“All of these situations have their own dynamics attached to them,” Mobley-Stimpson said. “The kids who were playing with my kids might have been the second generation to play in that league or potentially even the third and so you have all of those relationships in place and so of course there are only so many positions in baseball, everybody can’t be on the field at the same time and so the coaches have to make decisions of who’s going to be on the field? Based on what, that is the question. It’s not always talent.”
Mobley-Stimpson said she had to pull her oldest son out of one league when she felt they weren’t giving him the opportunity to play and the coach was verbally abusing her son.
For the most part, Glover said her son’s experience throughout the various stages of his youth baseball experiences has been positive and Skylar has consistently been one of the best players on his teams while being one of a few African-Americans playing the game. She said because he has played so well, he doesn’t always get the praise for his efforts.
“He’ll hit a double and he doesn’t get that same praise that some of the other kids get and it’s not 100 percent all of the time, but it rears itself enough that I have taken notice of it,” Glover said.
The cost for putting a young boy through all the stages of Little League and travel league can run in the thousands of dollars per year for equipment, league fees, travel and additional coaching. Glover said she wound up spending somewhere close to $5,000 per year and expects it to get even more expensive. For example, a pair of baseball gloves she purchased for Skylar cost up to $600.00.
“If you don’t have the income to purchase the necessary equipment, let alone pay the fees to participate, add in the cost of traveling to these tournaments, you’re not in a position to participate,” Glover said. “Looking at all of the economics of participation, I can see how that can be a deterring factor in people not pursuing (baseball) with their children. It is a huge sacrifice. When you have a one-income household, you have to make sacrifices.”
Glover, who is also the president of the Philadelphia Association of Black Journalists, said such things as regular visits to the beauty salon or even having enough time for a social life has become a luxury considering her job and the time she spends with her son.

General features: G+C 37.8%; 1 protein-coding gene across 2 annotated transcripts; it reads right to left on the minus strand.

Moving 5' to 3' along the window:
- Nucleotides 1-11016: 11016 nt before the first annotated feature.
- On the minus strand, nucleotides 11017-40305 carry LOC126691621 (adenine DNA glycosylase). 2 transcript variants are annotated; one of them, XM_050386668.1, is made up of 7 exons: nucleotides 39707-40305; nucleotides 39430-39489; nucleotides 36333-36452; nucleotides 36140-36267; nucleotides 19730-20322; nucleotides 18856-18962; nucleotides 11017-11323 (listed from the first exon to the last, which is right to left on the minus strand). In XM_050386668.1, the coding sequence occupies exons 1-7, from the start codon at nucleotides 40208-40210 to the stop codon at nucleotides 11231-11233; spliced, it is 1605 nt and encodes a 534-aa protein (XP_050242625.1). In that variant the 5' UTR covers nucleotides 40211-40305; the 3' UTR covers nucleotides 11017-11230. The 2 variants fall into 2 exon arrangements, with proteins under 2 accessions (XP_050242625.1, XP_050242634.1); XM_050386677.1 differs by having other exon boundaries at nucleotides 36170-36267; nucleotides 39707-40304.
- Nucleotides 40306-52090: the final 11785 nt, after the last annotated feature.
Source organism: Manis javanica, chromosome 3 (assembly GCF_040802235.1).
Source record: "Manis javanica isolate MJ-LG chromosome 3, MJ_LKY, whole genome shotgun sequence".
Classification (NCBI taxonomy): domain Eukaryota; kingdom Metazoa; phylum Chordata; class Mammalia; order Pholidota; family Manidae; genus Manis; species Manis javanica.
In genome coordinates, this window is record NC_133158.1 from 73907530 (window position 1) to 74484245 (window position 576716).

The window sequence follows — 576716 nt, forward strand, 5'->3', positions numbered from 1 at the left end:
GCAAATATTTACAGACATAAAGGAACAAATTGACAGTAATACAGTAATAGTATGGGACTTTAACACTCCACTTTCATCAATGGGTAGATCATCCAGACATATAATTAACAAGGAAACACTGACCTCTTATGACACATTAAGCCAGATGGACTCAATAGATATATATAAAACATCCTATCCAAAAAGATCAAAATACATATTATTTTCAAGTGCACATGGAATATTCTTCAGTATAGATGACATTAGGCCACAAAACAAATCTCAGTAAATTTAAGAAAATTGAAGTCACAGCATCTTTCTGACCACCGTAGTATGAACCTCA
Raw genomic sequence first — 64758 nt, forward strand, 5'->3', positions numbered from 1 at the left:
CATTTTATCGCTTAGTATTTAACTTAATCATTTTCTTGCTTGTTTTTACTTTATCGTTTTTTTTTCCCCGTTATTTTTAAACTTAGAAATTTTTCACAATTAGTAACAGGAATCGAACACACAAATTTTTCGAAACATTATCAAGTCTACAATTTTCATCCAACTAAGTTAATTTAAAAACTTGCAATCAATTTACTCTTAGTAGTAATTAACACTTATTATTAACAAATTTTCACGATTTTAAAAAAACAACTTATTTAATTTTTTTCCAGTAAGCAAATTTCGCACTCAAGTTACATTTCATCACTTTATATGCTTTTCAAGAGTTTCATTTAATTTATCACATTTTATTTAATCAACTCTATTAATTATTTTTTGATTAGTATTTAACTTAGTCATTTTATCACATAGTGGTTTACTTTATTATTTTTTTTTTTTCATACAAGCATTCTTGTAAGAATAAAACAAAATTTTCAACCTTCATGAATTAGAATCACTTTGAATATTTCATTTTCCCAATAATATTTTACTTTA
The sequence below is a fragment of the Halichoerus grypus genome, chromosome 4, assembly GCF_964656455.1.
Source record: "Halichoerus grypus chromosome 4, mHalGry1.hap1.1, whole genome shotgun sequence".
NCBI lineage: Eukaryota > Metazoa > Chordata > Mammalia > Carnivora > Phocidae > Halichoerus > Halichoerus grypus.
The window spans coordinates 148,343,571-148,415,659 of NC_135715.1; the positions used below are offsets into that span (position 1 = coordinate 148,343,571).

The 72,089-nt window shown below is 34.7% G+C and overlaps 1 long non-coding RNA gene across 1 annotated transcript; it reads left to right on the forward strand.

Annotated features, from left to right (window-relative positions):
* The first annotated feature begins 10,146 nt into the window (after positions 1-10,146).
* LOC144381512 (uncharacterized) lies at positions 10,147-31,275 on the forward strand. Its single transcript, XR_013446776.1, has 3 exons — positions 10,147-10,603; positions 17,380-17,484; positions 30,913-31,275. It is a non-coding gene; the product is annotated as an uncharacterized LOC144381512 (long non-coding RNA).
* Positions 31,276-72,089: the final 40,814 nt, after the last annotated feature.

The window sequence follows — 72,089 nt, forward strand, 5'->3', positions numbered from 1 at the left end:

“I have to figure out a way to make it work so that I can go to work, handle my professional responsibilities, giving my son the full attention as far as school work and raising him in general,” Glover said. “I think more parents want to do the best for their kids regardless of what their income is or where they are economically, but it is a struggle.”
According to RawlingsGear.com, baseball gloves can range in price anywhere from about 12.99 up to about $400.00. Bats, both wooden and aluminum can range from about $20.00 to well over $100.00. Add in the cost of batting gloves and other pieces of equipment such as spikes, the overall costs can run into the thousands of dollars.
Mobley-Stimpson said she has gone as far as enrolling her both her boys into the IMG Academy in Bradenton, Fla.–which is like a boarding school for sports like tennis, basketball and baseball–so they can get more intense instruction. The tuition for those academies are around the $10,000 to $20,000 range even with financial aid. She said she is willing to go the extra mile to get her sons the right kind of coaching.
“You’ve got to do that individual coaching,” Mobley-Stimpson said. “If you don’t spend the money to get one-on-one or in a small group. You run the risk of having bad habits.”
Additionally, Mobley-Stimpson’s sons attended private school once they reached high school age. She felt it was necessary to put them in the best competitive and instructional situation.
Glover said while the dream of major league baseball is a lofty goal, she said the most important thing for Skylar is that he is in the best situation to get an education whether he ultimately plays the sport professionally or not.
“That’s not my focus for my son,” Glover said. “My focus is for him is to hopefully get an academic scholarship for college. Education is the primary focus and that’s something that I’ve instilled in my son from day one. The primary focus is not going I’m going to be an MLB ball player and try to get drafted out of high school.”
Mobley-Stimpson said she wants to ultimately help other single mothers who have kids who are gifted in sports like baseball or tennis so that they won’t go through all the struggles that she had to go through trying to help her sons play baseball.
“Not only do I think it’s possible, but I want to do everything I can to help as many people as possible to share the knowledge,” Mobley-Stimpson said. “It shouldn’t be that hard. It’s about asking questions and being able to make the adjustments. It was a major sacrifice. Parents have to ask themselves to what extent are you willing to go to get your children the best opportunity to be successful.”